Peter leaves his meeting with Emma to confront a man who has sued him, only to find it is an incognito Samuel. Samuel does his best to set up Peter, going as far as to break in to his house and alter the photo in his montage. Samuel agrees to drop the charges and goes back to his family home. No one will let him in so he takes his vengeance with his powers, which are apparently earth-related. (Apparently in the world of Heroes all ink contains dirt.) Peter and his partner show up after the disaster, and a tattoo of the compass appears on Peter’s wrist as the show comes to an end.

Monday, September 28, 2009

Super-Powered TV: Dollhouse 2.1: Vows

We open the new season back in the present day. Echo is put in to a project where she is married.

Dr. Saunders is playing games with Topher’s mind, even as Langdon and Claire seem to be deepening their relationship. But the doc has plenty of issues to deal with since the revelation of her own status as an active.

Ballard’s mixed feelings about his new situation are obvious as Echo continues from wedding day in to wedding night. But the mission is apparently Ballard’s idea, as her new husband is an arms dealer. Her new self thinks she is an FBI agent as well, active on an undercover mission.

While back for treatment, Echo has an echo (for lack of a better word) of a previous mission alongside Whiskey. But even in her numbed state, Echo seems to be gaining deductive reasoning.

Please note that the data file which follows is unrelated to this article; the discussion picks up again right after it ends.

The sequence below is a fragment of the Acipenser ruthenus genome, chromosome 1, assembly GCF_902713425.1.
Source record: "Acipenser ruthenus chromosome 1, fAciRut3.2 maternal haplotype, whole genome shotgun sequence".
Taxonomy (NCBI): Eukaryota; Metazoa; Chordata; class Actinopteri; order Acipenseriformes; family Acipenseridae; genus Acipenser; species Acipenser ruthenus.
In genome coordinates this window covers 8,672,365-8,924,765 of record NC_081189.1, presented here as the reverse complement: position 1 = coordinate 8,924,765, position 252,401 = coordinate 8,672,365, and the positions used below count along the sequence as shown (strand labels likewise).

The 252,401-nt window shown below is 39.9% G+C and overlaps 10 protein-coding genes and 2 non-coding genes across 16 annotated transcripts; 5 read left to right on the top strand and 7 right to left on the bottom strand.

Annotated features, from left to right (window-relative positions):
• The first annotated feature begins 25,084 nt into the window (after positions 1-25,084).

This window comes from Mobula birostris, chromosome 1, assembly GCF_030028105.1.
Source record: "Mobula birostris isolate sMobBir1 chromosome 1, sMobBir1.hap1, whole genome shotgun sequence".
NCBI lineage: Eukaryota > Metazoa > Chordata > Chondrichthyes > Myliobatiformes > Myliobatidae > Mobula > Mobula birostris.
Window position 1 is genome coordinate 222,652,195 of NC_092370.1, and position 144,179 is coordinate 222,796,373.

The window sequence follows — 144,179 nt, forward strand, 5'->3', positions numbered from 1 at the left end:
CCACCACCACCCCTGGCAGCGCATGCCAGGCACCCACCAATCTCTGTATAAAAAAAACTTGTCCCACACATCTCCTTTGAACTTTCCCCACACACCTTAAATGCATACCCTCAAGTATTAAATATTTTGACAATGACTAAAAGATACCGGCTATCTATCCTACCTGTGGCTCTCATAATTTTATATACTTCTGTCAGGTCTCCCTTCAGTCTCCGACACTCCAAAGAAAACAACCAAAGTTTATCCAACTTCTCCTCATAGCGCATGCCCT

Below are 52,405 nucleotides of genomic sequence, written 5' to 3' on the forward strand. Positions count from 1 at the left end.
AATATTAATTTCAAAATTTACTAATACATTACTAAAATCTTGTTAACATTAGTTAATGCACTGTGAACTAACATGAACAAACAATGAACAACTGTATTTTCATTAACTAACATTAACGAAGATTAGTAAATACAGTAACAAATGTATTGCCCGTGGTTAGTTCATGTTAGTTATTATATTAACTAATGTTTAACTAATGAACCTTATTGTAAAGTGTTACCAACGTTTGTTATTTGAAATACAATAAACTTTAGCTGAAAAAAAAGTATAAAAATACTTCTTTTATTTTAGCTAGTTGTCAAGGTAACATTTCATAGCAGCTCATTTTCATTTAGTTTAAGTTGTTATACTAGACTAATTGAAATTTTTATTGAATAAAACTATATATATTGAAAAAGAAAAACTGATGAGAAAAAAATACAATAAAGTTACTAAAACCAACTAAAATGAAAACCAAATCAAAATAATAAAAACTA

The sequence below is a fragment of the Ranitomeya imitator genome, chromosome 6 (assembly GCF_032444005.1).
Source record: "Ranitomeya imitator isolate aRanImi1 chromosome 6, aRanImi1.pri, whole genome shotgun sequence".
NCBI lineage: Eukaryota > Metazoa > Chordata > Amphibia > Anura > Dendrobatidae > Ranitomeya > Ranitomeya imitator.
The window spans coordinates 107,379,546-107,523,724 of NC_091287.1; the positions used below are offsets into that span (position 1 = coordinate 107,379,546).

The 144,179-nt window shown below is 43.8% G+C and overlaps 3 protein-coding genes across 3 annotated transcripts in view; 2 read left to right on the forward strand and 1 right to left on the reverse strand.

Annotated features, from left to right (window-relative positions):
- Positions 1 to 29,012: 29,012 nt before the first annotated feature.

Alexis Denisof (of Angel fame) makes his debut as Senator Daniel Perrin, a crusading statesman on a mission to expose malpractice by the Rossum Corporation.

Dr. Saunders hits on Topher back at the house (where he apparently sleeps in the server room). In the process, we actually get a look in to Topher’s head as something more than a morally ambiguous nerd.

Martin attacks Echo in his house and accuses her of being someone else. But the head injury also causes her to have flashes again. She is doing rather well, until the flashes cause her to lose her identity mid-speech.

Martin brings Roma/Echo with him on the arms trade. Ballard uses Echo’s flashes and channels her previous fight with him (from last season). Suddenly an expert martial artist, she takes out Clar’s men Jet Li-style. She goes as far as leaping on Clar’s car and using his own explosive to stop his escape.